Listening To Be Heard: The Lost Art

Listening To Be Heard: The Lost Art


By: Michael Steele, Corporate Coach

We all want to be heard as we express our views in both private and public conversation. Yet, we have lost our sense of how important listening is to great conversation, both in public discourse and in business. In this fast paced, multi-tasking, high tech world with less and less personal communication, it is time to stand back, draw a deep breath, and start listening to the people next to us and in the world around us. As we listen, we will be heard.

There are skills to listening that are overlooked and taken for granted. These skills are much more than the standard eye contact, body language, show that you’re listening, nod your head stuff. Real listening involves taking the time to time to be engaged, be present, and try to understand what the other person is saying.

“My wife complains that I never listen to her ……. or something like that.” This is an old joke that too often rings true. If we pay attention to what our partners say, and ignore the outside noise, our conversations and our relationships will become that much deeper. Too often, we only listen so we can talk next. To quote Steven Covey;” Most of us don’t listen with the intent to understand, we listen with the intent to reply”.

Why does listening seem to be so hard for us to do?
Talking gives us control and makes us the center of attention. Our ego’s desire for power and control, and to have our point of view be heard, makes talking seem important. Listening is hard and takes energy. You can speak at 225 words a minute and listen at a rate of 500 words per minute. As a result, it takes more energy and concentration to stay focused on the conversation as a listener. But which part of the communication process has more power? A good listener can create their own power as they gather all the information and hear the true message and intent.

So, what is good listening? A good listener focuses, is present in the conversation and does not multi task. In face-to-face conversations, this focus is for the courtesy as well as the information. There are challenges in a face-to-face meetings such as other conversations around you, and people walking by that distract your eye contact. It takes concentration and discipline or you can lose focus.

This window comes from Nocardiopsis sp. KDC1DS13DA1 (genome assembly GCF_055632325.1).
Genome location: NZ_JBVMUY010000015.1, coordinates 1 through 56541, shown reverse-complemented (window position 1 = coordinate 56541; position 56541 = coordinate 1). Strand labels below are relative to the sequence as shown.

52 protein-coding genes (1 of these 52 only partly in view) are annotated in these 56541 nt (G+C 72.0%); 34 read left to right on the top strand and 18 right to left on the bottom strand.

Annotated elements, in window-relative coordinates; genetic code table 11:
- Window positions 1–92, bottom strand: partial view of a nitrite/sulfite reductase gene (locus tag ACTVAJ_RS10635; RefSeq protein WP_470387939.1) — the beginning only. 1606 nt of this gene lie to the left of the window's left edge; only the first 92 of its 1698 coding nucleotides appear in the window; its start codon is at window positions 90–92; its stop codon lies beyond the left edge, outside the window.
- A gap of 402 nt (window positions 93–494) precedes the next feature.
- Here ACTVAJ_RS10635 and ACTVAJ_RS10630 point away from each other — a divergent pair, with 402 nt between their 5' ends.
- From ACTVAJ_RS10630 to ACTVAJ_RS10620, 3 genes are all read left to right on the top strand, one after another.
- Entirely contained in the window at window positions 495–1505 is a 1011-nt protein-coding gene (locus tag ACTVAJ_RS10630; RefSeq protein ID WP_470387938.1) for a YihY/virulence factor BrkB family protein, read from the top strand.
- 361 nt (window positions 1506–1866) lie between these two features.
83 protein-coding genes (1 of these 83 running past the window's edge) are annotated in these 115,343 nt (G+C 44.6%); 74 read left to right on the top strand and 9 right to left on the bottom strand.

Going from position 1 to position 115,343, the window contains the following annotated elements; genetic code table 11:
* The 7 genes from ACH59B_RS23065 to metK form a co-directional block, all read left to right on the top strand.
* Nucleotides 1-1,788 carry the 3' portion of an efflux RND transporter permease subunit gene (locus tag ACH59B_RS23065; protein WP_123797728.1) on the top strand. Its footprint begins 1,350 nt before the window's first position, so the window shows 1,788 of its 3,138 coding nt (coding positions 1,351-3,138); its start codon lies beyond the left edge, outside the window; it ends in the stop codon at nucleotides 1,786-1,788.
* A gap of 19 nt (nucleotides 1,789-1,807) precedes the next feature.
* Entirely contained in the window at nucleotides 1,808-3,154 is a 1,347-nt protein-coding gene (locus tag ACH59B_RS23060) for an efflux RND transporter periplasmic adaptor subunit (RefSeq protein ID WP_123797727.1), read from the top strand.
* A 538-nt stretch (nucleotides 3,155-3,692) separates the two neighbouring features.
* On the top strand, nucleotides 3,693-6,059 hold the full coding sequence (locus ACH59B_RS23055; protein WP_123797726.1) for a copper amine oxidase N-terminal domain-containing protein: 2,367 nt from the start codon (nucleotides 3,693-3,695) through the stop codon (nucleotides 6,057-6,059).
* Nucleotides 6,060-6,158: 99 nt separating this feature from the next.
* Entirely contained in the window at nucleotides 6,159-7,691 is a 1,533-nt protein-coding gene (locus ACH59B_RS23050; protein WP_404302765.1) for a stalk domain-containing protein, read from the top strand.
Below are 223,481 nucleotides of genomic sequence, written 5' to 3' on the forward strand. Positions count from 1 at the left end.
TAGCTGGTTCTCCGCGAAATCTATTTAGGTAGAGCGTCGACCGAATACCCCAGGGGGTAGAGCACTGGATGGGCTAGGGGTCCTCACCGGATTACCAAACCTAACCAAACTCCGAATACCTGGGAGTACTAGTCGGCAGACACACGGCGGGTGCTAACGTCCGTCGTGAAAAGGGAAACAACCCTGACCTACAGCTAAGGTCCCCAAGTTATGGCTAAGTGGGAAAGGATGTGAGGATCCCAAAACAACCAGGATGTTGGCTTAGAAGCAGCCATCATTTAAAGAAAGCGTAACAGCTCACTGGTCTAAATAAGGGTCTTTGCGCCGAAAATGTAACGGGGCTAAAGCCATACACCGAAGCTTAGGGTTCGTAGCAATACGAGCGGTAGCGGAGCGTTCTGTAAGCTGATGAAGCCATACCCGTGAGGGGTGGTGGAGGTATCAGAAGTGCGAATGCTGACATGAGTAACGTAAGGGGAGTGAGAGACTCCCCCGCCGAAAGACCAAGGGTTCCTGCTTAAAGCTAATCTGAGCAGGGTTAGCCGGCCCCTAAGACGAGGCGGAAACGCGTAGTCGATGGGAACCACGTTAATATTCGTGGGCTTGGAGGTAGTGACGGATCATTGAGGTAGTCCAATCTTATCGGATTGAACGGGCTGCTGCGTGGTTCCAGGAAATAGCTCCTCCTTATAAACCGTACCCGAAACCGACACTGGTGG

In remote conversations via, phone or computer, the temptation to multitask is huge. Staying focused at your desk, on the phone, can be a challenge. It can be very noticeable when you are looking at your messages or writing an email when you should be listening, but then missed the conversation and need to engage or reply. Think about the last time you were on a call? Did you have their full attention?

When it comes to listening to someone speak in a conversation, it is important to assume good intent. This is especially important when in conversation with people with whom we disagree. Listen to the full message and ask questions on how they came to their position. Be open to learn and question. Then, you are able to expect the same in return. If we ask questions of others it signals to them that they are being heard.

Stay calm as you listen, even if you are hearing something of which you disagree. Listen to the person sharing, and hear all the information, not to reply, but to listen. As you ask the question, ask with the intention to learn. This is not the time to show you’re “the smartest person” in the room. There will always be time if warranted to share a different point of view.

When we are listening to someone, often times a great thought, question or story might come rushing into our minds. Our instinct is to interrupt, bring up the point, or hold on to the idea and wait until they are done speaking. Instead, let it go. If you try to keep this thought, you have stopped listening. If you interrupt, you have obviously stopped listening. Not all good ideas need to come out the minute you think of them. Let it go and listen. If it’s important, you will be able to remember and share.

My plan to develop my skills as a listener:

  • Listen intently on what is being shared with childlike curiosity.
  • Develop the desire to hear and understand what the other person is saying.
  • Be willing to ask questions while assuming good intent
  • Stay calm and self-aware before I decide to share a point of view.

If we can work at some of these basic listening skills we could start a lot of great conversations in this country. Let’s just start listening for them.

“When you talk, you are only repeating what you already know. But if you listen, you

may be learning something new”.      Dalai Lama


Michael Steele has used his basketball coaching experience to create winning teams in business and finance. He offers a unique perspective to business leaders and team members looking for the “win.” Click here for more info on Michael.